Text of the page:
Because of the large subject-dropout rate and small sample size, a concern for type II errors is raised. Therefore, nonparametric sign test analyses were performed to examine the consistency of the findings. We compared the means across the variables to determine whether the number favoring one condition over another was significant (see Table 4). Overall, 15 of 17 means favored GBP over CBZ (sign test, p < 0.001), whereas all 17 means favored the nondrug average over CBZ (p < 0.0000). In contrast, the nondrug average was favored over GBP on only eight of 17 means (p = NS). Of note, all six of the POMS means favored GBP over CBZ (p < 0.016), and all six means favored the nondrug average over CBZ (p < 0.016; see Table 4). In contrast, the means favored GBP over the nondrug average on all six means (p < 0.016).

Table 4.  Statistical results of nonparametric analyses of the cognitive tests and mood ratings
 CBZ favoredGBP favoredNondrug favoredp Value
  1. In the CBZ versus GBP comparisons, one cognitive measure was equal between the two groups.

  2. CBZ, carbamazepine; GBP, gabapentin.

CBZ vs. GBP    
 Overall1/1715/170.0003
 Cognitive tests1/119/110.01
 Mood ratings0/66/60.016
Nondrug vs. CBZ    
 Overall0/1717/170.0001
 Cognitive tests0/1111/110.0005
 Mood ratings0/66/60.016
Nondrug vs. GBP    
 Overall9/178/17NS
 Cognitive tests3/118/11NS
 Mood ratings6/60/60.016

DISCUSSION

  1. Top of page
  2. Abstract
  3. METHODS
  4. RESULTS
  5. DISCUSSION
  6. REFERENCES

Despite the prevalence of epilepsy in the elderly, little is known about the potential cognitive and behavioral effects of commonly used AEDs in this population. This study enlisted a group of healthy senior adults exposed to GBP and CBZ. This study used a healthy senior population to eliminate the confound of seizures on cognitive performance and to allow extrapolation of results to other conditions treated with these AEDs. The central aim of this study was to examine differential cognitive effects of GBP and CBZ. Previous attention to potential neuropsychological effects of AEDs in seniors has been limited and has compared only more traditional AEDs (4,11). This study demonstrated that for the 11 cognitive variables, only a single measure of attention was statistically different between the two AEDs. Although mean variable comparison (sign test) found that performance with GBP was better than that with CBZ on nine of 11 variables, the magnitude of difference between the AEDs was modest (typically <0.5 SD).

A secondary aim of this study was to examine AED effects compared with a nondrug condition. Untoward cognitive effects were found for both GBP and CBZ compared with the average nondrug condition. Both AEDs produced statistically worse performance on tests of verbal memory and motor speed compared with the nondrug average condition. Seniors experienced more difficulty recalling prose passages while receiving either AED compared with nondrug baseline, even with the practice of a second learning trial. This effect persisted over the delayed-recall condition. These drug effects ranged in magnitude from 0.5 to 1 SD unit difference from nondrug average baseline performances. Overall, AEDs negatively affected performances ranging from 9 to 30% worse compared with the nondrug average condition. No statistical differences were noted favoring either AED over the nondrug average condition across any of the cognitive tasks. These effect sizes appeared similar in magnitude to test–retest effects reported in a study of cognitive effects of either VPA or PHT monotherapy in seniors with epilepsy (4). Additionally, when the overall pattern of AED versus average nondrug condition was examined, all 17 variables (cognitive tests and mood ratings) favored the average nondrug condition over CBZ, whereas eight of the 17 variable means favored the nondrug average condition over GBP. However, it should be noted that this study did not have a placebo condition, so subjects were always aware when they were receiving an AED.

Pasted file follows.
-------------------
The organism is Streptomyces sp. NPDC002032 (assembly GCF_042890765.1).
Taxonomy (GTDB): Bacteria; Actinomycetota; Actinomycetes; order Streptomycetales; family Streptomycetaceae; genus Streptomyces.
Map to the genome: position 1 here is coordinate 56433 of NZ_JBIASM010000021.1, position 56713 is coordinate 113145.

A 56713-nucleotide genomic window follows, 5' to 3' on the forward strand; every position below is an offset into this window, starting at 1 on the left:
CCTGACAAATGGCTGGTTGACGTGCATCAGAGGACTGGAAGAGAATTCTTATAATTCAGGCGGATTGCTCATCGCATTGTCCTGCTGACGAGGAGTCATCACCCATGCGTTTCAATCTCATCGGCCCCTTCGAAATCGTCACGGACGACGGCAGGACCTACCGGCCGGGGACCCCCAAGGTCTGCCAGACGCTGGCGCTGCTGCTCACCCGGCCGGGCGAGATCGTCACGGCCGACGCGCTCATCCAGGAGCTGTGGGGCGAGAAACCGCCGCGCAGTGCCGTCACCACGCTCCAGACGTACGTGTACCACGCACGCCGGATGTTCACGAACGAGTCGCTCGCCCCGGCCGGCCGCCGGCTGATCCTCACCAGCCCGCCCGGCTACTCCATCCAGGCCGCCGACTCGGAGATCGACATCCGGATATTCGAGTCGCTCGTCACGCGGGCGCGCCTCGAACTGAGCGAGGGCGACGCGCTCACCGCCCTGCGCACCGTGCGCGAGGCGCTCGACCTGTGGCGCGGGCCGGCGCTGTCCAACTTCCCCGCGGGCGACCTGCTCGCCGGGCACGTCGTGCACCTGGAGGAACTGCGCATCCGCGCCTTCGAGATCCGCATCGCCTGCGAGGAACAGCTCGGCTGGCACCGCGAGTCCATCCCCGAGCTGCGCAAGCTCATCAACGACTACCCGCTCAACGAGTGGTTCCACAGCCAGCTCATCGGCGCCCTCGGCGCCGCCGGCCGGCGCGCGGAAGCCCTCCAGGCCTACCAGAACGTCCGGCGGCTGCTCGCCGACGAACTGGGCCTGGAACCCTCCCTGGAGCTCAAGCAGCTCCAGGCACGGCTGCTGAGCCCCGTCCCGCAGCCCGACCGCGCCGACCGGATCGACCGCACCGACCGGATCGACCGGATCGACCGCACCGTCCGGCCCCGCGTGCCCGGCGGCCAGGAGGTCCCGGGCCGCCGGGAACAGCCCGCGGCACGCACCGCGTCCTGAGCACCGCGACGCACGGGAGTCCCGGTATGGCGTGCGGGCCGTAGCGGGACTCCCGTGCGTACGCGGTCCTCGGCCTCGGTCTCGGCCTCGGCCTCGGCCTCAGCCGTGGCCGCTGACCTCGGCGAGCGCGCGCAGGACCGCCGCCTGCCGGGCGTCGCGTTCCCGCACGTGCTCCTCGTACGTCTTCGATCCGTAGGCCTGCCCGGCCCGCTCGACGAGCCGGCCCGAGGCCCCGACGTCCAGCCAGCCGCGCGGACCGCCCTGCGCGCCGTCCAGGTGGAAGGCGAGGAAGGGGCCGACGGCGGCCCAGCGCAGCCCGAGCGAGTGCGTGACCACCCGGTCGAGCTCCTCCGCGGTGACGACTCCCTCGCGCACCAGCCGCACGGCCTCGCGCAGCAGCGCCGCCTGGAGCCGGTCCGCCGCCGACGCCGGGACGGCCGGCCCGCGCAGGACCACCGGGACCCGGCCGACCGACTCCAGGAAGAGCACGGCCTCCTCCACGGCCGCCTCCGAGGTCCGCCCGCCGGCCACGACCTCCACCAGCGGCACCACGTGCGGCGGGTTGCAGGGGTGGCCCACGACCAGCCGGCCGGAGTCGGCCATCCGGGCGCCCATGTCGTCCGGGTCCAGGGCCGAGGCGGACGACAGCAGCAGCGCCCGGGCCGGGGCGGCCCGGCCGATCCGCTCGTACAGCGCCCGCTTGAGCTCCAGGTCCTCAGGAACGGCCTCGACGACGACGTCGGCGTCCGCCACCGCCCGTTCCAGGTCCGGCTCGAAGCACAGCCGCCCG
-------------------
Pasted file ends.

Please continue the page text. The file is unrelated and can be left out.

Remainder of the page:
These results have some consistency with recent comparative AED studies using healthy young adults (5,10). Healthy senior adults, like young adults, do experience drug effects that affect some areas of cognitive functioning. AEDs such as phenobarbital (PB) and, to a lesser degree, PHT, VPA, and CBZ, produce modest cognitive effects in younger adults. Likewise, standardized cognitive tasks measuring attention/vigilance, memory, and cognitive/motor speed appear sensitive to the effects of therapeutic range dosage of these older AEDs in senior adults.

Previous research has identified positive mood effects and subjective ratings of improved well-being in seizure patients after unblinded treatment with GBP (25,26). Other studies using low-dose GBP for augmentative treatment for bipolar and schizoaffective disorders have found significant mood-stabilizing effects (27,28). However, the present study found no statistically significant differences between the two AEDs across any of the six POMS subscales. However, when examined for overall distribution of the mean drug differences, the POMS subscales consistently favored GBP over both CBZ and the nondrug average condition across all subscales. The statistical probability of finding such consistency is quite low, although like that of the cognitive variable comparisons, the magnitude of effect was modest. However, the results suggest that GBP may have a mild mood-enhancing effect consistent with findings from previous research. The mild positive mood finding for GBP was somewhat surprising, in that our senior adults were experiencing normal mood to begin with, whereas more dramatic mood effects from GBP may be more likely in patient groups who are more likely to be depressed. The robustness of these findings awaits larger sample sizes and use in elderly seizure patients.